The title character of 1 Henry IV appears in Richard II as the ambitious, energetic, and capable Bolingbroke, who seizes the throne from the inept Richard II after likely arranging his murder. Though Henry is not yet truly an old man in 1 Henry IV, his worries about his crumbling kingdom, guilt over his uprising against Richard II, and the vagaries of his son’s behavior have diluted his earlier energy and strength. Henry remains stern, aloof, and resolute, but he is no longer the force of nature he appears to be in Richard II. Henry’s trouble stems from his own uneasy conscience and his uncertainty about the legitimacy of his rule. After all, he himself is a murderer who has illegally usurped the throne from Richard II. Therefore, it is difficult to blame Hotspur and the Percys for wanting to usurp his throne for themselves. Furthermore, it is unclear how Henry’s kingship is any more legitimate than that of Richard II. Henry thus lacks the moral legitimacy that every effective ruler needs.
With these concerns lurking at the back of his reign, Henry is unable to rule as the magnificent leader his son Harry will become. Throughout the play he retains his tight, tenuous hold on the throne, and he never loses his majesty. But with an ethical sense clouded by his own sense of compromised honor, it is clear that Henry can never be a great king or anything more than a caretaker to the throne that awaits Henry V.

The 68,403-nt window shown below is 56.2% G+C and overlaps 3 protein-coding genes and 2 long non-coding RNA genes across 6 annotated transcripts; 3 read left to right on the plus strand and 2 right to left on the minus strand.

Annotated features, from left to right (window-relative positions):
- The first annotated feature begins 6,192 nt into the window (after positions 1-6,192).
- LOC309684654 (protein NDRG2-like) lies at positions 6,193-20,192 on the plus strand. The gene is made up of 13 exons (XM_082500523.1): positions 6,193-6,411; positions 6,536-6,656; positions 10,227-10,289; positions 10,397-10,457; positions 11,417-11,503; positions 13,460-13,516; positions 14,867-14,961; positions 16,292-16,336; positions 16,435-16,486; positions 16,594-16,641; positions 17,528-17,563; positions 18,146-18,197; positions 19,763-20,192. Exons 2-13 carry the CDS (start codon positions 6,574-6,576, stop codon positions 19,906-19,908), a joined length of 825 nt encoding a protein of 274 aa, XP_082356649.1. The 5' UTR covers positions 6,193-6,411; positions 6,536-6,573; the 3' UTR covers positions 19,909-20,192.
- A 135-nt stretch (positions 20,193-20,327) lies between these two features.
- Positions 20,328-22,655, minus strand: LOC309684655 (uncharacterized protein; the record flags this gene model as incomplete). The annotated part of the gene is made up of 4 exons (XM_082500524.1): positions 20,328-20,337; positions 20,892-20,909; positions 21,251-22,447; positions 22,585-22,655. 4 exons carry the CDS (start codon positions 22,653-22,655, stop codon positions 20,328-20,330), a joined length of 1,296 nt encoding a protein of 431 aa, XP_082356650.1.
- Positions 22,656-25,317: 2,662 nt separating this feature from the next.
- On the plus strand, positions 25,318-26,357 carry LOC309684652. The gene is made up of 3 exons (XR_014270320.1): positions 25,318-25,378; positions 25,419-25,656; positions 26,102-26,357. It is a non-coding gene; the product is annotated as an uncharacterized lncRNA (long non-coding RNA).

I think it should have been called Sir Jack, First Part, as Falstaff towers over everybody else in King Henry IV, Part 1. See my blog on the play:
1 out of 2 people found this helpful
Most Shakespeare plays have a jester, who is able to perceive certain things better than the "noble" person. There are other elements that make Falstaff more interesting, such as the juxtaposition of "fortune," class, or perhaps simply initiative.
1 out of 4 people found this helpful
No "strong current of magic runs throughout the play". It's in one or two scenes in part 1.
1 out of 1 people found this helpful
Take a Study Break!